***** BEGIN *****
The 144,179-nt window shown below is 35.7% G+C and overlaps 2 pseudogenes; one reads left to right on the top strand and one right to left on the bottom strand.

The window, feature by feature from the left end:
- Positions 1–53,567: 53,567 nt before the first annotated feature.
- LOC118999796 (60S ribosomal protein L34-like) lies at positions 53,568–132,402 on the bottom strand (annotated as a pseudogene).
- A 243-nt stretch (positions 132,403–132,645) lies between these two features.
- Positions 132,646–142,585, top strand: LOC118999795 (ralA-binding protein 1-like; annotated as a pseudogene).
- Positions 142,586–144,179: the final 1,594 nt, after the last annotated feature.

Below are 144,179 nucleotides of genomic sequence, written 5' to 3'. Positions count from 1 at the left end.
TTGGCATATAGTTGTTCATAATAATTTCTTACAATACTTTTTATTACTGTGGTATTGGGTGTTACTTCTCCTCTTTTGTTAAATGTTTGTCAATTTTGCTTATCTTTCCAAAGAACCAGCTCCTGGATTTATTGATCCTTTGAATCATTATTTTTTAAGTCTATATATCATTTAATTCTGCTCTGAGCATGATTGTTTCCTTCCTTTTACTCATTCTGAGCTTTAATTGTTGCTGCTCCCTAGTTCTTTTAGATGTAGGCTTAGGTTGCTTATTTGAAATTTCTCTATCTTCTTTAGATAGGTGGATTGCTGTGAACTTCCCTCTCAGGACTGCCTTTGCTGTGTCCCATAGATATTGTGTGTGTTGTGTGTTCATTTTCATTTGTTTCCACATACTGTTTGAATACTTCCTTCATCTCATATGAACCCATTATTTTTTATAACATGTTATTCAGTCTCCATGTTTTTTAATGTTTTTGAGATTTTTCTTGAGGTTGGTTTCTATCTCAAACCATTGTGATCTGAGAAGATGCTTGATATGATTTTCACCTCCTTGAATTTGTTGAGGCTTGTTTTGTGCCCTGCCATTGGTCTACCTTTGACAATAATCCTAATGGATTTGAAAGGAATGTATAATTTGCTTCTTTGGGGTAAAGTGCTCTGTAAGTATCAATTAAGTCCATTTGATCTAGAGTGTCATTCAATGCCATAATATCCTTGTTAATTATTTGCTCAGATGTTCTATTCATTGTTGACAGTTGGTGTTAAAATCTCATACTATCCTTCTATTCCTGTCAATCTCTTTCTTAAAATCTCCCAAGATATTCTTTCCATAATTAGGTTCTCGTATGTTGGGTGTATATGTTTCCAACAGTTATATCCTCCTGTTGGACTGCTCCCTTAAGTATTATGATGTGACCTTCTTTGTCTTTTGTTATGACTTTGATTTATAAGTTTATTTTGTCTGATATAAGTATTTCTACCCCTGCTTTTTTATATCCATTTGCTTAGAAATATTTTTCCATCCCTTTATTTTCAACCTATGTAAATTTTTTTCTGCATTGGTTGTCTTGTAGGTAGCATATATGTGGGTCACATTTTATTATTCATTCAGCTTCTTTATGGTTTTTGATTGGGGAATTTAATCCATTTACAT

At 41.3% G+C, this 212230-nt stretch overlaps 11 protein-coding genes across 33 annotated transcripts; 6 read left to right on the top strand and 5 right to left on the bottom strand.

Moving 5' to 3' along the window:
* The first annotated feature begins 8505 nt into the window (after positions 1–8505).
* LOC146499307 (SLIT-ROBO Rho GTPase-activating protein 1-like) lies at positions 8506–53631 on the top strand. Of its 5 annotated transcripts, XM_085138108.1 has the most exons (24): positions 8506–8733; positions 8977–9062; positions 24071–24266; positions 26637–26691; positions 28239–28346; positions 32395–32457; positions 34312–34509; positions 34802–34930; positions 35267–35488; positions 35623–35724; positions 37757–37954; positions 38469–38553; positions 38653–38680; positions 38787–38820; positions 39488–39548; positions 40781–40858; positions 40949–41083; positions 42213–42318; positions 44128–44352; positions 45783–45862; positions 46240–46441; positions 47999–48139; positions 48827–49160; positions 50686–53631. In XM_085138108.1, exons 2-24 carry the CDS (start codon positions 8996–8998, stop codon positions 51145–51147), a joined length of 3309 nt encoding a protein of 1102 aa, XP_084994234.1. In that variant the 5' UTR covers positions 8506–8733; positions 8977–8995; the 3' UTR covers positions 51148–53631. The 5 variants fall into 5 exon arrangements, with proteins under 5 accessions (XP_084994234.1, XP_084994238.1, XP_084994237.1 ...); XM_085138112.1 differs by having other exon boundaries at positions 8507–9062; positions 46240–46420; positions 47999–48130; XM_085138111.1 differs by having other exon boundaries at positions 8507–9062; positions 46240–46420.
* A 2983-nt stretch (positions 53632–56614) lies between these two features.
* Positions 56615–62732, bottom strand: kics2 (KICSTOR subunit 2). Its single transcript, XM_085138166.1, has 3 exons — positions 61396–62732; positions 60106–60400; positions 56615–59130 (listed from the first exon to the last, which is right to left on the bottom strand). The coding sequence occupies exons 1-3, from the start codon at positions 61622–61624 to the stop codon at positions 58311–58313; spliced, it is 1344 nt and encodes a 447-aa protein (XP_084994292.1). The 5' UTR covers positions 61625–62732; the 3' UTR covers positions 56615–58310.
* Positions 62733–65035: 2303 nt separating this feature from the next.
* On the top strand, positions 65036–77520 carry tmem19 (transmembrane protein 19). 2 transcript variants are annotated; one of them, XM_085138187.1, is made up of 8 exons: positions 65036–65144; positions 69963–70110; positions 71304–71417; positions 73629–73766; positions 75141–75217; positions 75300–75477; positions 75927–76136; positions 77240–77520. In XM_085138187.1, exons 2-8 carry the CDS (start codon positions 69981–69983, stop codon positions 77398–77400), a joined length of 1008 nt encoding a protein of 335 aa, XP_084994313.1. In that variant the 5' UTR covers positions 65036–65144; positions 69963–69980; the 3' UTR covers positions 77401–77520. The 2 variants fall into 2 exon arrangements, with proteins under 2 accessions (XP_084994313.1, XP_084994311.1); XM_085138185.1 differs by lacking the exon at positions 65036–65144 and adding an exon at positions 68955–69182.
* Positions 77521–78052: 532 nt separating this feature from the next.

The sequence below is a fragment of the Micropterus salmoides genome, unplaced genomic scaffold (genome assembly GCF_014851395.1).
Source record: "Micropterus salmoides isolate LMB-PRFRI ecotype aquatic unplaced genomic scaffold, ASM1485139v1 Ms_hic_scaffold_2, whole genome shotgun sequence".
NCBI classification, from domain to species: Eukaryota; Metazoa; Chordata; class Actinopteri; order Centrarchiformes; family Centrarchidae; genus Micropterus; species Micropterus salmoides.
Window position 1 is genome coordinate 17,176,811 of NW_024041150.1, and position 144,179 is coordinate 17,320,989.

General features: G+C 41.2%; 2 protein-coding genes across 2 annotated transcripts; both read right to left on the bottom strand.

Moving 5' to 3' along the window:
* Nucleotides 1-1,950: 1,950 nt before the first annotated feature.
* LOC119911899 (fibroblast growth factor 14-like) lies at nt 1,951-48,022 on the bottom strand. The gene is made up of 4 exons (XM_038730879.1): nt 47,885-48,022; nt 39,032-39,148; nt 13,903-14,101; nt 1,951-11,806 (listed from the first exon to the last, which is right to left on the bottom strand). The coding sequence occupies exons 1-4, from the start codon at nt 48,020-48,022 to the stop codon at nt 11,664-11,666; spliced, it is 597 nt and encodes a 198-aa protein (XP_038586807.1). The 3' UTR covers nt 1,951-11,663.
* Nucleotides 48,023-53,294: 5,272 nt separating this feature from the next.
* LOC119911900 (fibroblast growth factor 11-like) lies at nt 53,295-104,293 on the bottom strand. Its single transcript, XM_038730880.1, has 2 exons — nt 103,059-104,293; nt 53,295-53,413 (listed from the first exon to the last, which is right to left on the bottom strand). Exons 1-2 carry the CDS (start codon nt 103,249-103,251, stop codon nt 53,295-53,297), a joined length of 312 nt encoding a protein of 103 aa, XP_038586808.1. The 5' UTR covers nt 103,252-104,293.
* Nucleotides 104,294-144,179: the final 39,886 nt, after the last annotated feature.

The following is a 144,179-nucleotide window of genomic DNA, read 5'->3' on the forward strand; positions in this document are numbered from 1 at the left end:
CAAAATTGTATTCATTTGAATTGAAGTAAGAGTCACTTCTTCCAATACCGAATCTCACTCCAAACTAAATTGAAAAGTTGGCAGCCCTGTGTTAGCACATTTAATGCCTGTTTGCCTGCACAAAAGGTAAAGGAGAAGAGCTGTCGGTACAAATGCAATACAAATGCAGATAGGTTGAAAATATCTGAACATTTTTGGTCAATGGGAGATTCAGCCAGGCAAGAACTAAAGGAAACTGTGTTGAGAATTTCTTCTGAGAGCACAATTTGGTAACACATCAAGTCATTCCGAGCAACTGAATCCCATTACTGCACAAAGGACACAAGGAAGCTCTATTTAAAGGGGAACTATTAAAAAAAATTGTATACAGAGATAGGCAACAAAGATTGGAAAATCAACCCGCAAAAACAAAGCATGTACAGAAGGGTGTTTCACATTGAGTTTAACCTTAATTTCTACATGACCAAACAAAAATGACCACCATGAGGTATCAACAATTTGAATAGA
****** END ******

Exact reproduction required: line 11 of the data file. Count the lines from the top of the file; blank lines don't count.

Moving 5' to 3' along the window: